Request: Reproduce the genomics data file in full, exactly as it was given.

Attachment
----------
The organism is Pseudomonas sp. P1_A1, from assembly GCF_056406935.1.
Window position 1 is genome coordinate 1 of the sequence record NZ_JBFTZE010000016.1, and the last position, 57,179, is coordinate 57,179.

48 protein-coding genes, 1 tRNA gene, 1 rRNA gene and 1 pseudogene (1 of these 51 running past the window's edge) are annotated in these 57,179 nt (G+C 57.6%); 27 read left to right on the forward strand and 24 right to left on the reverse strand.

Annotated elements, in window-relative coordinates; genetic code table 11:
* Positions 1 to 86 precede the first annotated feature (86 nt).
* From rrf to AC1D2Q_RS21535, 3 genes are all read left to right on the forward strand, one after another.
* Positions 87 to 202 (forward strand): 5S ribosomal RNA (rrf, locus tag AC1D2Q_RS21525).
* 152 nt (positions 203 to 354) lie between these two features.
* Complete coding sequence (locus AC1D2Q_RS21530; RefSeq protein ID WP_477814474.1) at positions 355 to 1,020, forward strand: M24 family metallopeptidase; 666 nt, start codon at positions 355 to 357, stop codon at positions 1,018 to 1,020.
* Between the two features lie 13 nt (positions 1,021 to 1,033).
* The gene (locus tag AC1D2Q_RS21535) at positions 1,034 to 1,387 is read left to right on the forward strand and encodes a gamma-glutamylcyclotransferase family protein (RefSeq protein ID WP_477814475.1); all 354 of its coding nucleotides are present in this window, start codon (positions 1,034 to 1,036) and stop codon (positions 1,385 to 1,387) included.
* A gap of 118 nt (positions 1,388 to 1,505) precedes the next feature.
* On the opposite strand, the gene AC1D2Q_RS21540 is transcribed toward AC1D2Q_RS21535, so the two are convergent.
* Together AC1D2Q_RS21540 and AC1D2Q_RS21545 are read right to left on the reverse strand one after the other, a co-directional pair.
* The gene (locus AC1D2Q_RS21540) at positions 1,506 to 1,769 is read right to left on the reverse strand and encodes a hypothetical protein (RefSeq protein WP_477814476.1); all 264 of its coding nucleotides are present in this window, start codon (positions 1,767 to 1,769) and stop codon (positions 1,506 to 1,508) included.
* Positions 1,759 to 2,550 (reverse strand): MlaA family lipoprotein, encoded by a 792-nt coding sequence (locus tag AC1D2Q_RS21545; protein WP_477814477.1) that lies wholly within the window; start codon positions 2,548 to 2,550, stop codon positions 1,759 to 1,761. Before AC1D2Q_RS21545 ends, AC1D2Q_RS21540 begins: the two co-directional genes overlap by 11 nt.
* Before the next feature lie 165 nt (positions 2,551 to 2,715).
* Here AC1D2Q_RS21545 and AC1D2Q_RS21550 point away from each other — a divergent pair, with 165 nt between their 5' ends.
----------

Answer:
The organism is Pseudomonas sp. P1_A1, from assembly GCF_056406935.1.
Window position 1 is genome coordinate 1 of the sequence record NZ_JBFTZE010000016.1, and the last position, 57,179, is coordinate 57,179.

48 protein-coding genes, 1 tRNA gene, 1 rRNA gene and 1 pseudogene (1 of these 51 running past the window's edge) are annotated in these 57,179 nt (G+C 57.6%); 27 read left to right on the forward strand and 24 right to left on the reverse strand.

Annotated elements, in window-relative coordinates; genetic code table 11:
* Positions 1 to 86 precede the first annotated feature (86 nt).
* From rrf to AC1D2Q_RS21535, 3 genes are all read left to right on the forward strand, one after another.
* Positions 87 to 202 (forward strand): 5S ribosomal RNA (rrf, locus tag AC1D2Q_RS21525).
* 152 nt (positions 203 to 354) lie between these two features.
* Complete coding sequence (locus AC1D2Q_RS21530; RefSeq protein ID WP_477814474.1) at positions 355 to 1,020, forward strand: M24 family metallopeptidase; 666 nt, start codon at positions 355 to 357, stop codon at positions 1,018 to 1,020.
* Between the two features lie 13 nt (positions 1,021 to 1,033).
* The gene (locus tag AC1D2Q_RS21535) at positions 1,034 to 1,387 is read left to right on the forward strand and encodes a gamma-glutamylcyclotransferase family protein (RefSeq protein ID WP_477814475.1); all 354 of its coding nucleotides are present in this window, start codon (positions 1,034 to 1,036) and stop codon (positions 1,385 to 1,387) included.
* A gap of 118 nt (positions 1,388 to 1,505) precedes the next feature.
* On the opposite strand, the gene AC1D2Q_RS21540 is transcribed toward AC1D2Q_RS21535, so the two are convergent.
* Together AC1D2Q_RS21540 and AC1D2Q_RS21545 are read right to left on the reverse strand one after the other, a co-directional pair.
* The gene (locus AC1D2Q_RS21540) at positions 1,506 to 1,769 is read right to left on the reverse strand and encodes a hypothetical protein (RefSeq protein WP_477814476.1); all 264 of its coding nucleotides are present in this window, start codon (positions 1,767 to 1,769) and stop codon (positions 1,506 to 1,508) included.
* Positions 1,759 to 2,550 (reverse strand): MlaA family lipoprotein, encoded by a 792-nt coding sequence (locus tag AC1D2Q_RS21545; protein WP_477814477.1) that lies wholly within the window; start codon positions 2,548 to 2,550, stop codon positions 1,759 to 1,761. Before AC1D2Q_RS21545 ends, AC1D2Q_RS21540 begins: the two co-directional genes overlap by 11 nt.
* Before the next feature lie 165 nt (positions 2,551 to 2,715).
* Here AC1D2Q_RS21545 and AC1D2Q_RS21550 point away from each other — a divergent pair, with 165 nt between their 5' ends.